by Renae Bauer
I've had some less-than-glamorous jobs in my life. One summer during my early teen years, I spent my days tarring the metal roofs of brooder houses (warm huts for newborn chicks). Then, a few years later, I waitressed to help pay for college. I will readily admit I was a horrible waitress.
Both jobs taught me an important lesson: People - no matter how "menial" their work is - deserve to be treated with dignity. By the grace of God, I could leave tarring and waitressing behind, but not everyone has this option.
In Sunday's Gospel, we hear about Jesus' job or mission to teach friends and strangers about God. Oddly, it was his neighbors - the people who knew Him - who judged Him so harshly. In their eyes, a "mere" carpenter could not be wise in the teachings of God. And yet He was. Because of their lack of faith He was "not able to perform any mighty deed there." (Mark 6:5)
So what are we to learn from this? Here are my observations. First, in God's eyes each of us is capable of great things; greatness is not dependent on your income, your birth order, your gender, your age, your origin or your job description. Second, we are surrounded by teachers of our faith, from those who hold the formal role to those who teach by example. Third, each of us longs for some basic level of respect for what we do, whether we are immensely proud of our work or somewhat embarrassed or even ashamed. As my sister so wisely states, "There, but for the grace of God, go I."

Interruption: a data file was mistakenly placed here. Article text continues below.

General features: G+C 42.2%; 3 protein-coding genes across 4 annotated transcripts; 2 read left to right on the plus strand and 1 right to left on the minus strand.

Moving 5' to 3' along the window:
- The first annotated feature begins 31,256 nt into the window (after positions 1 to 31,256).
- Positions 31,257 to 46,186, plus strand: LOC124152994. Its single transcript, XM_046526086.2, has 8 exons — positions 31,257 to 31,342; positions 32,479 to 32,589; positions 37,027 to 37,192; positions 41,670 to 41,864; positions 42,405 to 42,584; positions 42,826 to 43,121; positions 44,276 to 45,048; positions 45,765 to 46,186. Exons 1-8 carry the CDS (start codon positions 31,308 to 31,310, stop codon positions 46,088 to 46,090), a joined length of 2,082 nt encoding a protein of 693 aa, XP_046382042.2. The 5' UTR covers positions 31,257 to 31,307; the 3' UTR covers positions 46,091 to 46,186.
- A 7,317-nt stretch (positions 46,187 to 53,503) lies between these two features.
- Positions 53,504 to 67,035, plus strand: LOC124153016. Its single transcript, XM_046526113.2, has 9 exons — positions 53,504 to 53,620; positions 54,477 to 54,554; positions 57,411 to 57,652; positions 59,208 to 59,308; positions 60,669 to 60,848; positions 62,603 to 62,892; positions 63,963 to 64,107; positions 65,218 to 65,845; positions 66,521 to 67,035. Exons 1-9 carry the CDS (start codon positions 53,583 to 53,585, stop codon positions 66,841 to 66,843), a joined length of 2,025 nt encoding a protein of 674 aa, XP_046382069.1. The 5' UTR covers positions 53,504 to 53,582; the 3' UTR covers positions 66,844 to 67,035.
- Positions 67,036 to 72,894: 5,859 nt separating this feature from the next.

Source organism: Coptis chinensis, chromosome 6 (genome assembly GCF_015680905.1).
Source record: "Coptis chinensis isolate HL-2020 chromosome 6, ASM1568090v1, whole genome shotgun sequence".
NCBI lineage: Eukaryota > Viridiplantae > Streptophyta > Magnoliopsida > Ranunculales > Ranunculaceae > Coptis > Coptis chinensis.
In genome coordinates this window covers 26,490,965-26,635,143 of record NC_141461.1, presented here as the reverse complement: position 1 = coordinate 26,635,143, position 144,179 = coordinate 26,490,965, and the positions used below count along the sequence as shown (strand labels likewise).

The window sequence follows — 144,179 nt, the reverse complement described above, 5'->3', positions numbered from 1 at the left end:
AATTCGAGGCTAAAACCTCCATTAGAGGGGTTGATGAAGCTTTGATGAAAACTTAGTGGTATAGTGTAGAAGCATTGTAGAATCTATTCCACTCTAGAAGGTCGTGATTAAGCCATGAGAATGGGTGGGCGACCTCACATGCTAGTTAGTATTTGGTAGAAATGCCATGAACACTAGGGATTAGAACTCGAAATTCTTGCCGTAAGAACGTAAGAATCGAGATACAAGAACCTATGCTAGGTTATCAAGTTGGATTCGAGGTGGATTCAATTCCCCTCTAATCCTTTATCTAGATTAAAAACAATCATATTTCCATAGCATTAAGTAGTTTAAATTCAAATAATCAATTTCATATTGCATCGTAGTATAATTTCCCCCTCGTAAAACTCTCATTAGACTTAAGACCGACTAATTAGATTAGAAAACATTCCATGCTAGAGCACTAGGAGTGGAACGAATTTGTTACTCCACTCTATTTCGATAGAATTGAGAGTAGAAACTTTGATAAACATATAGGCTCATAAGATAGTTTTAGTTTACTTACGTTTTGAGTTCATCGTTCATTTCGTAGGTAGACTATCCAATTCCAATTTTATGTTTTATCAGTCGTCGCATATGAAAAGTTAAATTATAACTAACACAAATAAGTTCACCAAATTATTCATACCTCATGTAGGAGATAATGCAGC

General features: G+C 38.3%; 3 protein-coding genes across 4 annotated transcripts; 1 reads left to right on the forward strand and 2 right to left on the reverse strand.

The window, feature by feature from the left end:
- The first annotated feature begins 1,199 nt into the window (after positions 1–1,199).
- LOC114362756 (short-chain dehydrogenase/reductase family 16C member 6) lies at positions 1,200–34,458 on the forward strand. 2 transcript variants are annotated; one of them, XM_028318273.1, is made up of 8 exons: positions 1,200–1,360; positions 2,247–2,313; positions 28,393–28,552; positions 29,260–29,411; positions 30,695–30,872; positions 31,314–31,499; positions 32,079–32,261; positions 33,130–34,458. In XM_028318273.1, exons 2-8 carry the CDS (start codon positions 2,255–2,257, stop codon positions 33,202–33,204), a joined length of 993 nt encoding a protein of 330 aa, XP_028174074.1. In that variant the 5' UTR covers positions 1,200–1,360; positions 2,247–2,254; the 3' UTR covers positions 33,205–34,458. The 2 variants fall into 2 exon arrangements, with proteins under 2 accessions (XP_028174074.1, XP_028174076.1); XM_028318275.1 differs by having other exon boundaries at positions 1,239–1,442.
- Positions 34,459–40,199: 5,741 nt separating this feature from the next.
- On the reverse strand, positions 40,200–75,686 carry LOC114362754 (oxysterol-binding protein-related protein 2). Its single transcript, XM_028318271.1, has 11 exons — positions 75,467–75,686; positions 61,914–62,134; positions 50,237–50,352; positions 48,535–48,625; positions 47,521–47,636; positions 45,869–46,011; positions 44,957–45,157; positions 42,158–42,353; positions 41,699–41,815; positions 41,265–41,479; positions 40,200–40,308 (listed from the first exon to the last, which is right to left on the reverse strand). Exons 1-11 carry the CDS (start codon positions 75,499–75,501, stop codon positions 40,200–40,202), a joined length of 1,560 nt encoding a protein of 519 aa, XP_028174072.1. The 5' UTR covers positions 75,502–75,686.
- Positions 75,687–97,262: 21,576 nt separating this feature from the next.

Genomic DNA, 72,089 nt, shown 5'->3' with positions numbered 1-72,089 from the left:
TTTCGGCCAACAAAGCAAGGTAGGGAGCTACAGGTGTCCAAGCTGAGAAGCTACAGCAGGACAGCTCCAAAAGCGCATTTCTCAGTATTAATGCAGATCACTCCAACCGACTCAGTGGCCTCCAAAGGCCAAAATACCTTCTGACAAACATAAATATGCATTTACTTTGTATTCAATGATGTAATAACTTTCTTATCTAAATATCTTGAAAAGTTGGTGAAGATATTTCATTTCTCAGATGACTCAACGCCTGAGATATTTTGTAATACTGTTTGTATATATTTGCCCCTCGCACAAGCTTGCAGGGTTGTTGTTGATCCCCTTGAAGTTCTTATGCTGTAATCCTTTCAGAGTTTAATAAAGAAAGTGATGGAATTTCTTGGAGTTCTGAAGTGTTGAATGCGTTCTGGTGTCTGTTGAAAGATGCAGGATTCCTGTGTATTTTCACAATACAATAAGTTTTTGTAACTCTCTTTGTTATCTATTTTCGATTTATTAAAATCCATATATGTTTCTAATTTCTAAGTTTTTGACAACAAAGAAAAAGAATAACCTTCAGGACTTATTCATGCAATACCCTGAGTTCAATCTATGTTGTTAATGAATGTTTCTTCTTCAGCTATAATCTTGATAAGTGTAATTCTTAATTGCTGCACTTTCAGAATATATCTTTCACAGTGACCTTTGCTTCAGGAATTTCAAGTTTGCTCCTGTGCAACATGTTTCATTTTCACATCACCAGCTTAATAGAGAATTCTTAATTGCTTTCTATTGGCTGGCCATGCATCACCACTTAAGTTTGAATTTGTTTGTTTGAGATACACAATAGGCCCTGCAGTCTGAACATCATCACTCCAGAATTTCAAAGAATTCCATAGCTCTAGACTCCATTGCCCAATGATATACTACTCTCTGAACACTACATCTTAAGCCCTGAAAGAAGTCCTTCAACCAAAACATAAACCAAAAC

What do you see as the lesson of today's readings?
Thanks, Renae. In my "second life" I learned that I could do a lot more than I had ever imagined. You're right: God's Grace does wonders!
Renae, you did a wonderful job with your reflection. The Sisters knew what they were doing when they hired you! I keep wondering what I am supposed to be doing with my life. Maybe it is a teacher of faith that is leading by example. Keep up your good work; you are blessed to be surrounded by such a wonderful group of women.
Sometimes forgotten as our teachers, are our children. In just simple ways and in the ordinary circumstances of family life, they can teach important lessons. Like the Gospel, it only takes a faith-filled set of eyes to learn. Thanks, Renae.
Thank you, Renae, for the important lesson on the dignity of work and the worker.
Sorry I missed this last week - "each of us longs for some basic level of respect for what we do, whether we are immensely proud of our work or somewhat embarrassed or even ashamed" - that is the big lesson for me. I've been on both bad ends of this, feeling no respect or appreciation for the work I've done and disrespecting someone else. Luckily I've had a lot of practice on the good side of it too - recognizing the value of people who work for me or have provided me with a service...and getting respect at work for a job well done. It can make such a difference.